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August 7th, 2008, 02:45 PM   #1
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Half-life problem. Please help :)


Could you please help me with this problem?

"What is the half-life of a radioactive substance that has a decay rate of 25% per decade?

Hint: Remember that the Rule of 70 does not give a good approximation to half-life when the rate is larger than 15%. We must use the actual formula here."

Thanks a bunch..
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August 7th, 2008, 03:06 PM   #2
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Re: Half-life problem. Please help :)


The total amount of radioactive material remaining in a decay is always given by where K is the starting amount and is some positive constant related to the rate of decay.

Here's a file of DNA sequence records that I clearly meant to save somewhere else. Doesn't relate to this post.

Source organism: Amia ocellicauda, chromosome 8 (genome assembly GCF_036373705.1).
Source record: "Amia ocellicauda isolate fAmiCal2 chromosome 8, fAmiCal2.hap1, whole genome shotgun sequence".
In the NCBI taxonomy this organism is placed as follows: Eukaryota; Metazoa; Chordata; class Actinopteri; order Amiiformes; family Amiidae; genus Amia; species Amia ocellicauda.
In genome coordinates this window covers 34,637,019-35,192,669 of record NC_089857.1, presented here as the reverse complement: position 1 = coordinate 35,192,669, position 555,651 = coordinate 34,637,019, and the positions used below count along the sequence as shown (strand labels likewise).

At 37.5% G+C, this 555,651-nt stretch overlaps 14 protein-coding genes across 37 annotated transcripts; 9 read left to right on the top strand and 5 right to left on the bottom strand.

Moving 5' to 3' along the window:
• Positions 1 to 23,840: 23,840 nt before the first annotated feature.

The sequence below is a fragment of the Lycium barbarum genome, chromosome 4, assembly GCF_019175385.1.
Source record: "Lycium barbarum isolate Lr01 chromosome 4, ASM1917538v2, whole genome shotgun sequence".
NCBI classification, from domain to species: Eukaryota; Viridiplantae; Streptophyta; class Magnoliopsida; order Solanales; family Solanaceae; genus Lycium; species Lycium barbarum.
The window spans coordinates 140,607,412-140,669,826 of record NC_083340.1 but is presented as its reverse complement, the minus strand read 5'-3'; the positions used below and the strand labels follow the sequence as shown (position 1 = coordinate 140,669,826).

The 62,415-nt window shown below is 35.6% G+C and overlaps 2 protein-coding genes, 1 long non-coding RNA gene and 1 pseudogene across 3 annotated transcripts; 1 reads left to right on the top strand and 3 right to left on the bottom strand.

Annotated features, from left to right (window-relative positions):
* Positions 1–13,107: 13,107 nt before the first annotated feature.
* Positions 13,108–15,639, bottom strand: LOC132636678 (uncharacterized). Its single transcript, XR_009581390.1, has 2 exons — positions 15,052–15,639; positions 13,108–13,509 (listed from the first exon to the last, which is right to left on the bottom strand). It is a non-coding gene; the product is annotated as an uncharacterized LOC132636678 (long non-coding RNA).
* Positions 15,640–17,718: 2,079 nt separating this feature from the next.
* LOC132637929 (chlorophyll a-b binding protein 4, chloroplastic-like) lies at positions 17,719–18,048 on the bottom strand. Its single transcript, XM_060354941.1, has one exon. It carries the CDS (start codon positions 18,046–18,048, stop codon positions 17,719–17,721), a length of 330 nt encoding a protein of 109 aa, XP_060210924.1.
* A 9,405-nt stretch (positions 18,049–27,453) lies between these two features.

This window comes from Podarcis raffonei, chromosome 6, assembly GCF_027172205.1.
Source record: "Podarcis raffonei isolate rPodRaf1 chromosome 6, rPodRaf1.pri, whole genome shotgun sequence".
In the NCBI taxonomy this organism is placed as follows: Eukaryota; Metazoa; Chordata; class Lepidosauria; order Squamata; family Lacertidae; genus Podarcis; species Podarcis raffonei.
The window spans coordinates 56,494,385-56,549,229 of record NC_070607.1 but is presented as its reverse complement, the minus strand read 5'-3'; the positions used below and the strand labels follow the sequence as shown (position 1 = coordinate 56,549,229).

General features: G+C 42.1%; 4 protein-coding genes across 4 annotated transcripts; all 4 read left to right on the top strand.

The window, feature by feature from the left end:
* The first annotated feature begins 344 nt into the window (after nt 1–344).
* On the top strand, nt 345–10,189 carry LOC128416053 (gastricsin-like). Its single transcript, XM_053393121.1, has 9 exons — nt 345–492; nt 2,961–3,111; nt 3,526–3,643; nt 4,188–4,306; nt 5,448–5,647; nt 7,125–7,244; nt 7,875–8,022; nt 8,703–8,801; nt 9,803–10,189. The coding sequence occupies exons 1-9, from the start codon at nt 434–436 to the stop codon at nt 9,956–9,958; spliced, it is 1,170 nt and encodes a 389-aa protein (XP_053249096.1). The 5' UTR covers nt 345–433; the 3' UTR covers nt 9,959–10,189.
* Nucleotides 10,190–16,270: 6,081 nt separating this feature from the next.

If we measure t in years, then since after 10 years there will be 75% of the starting amount, we have the relationship


To work out the halflife, we need to find the value of t - call this - that corresponds to the time where the amount remaining is half the initial amount. This can be represented by the formula



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August 8th, 2008, 09:53 AM   #3
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If the half-life is t years, (3/4)^(t/10) = 1/2, so t = 10ln(1/2)/ln(3/4) = 24.1 to 3 significant figures.
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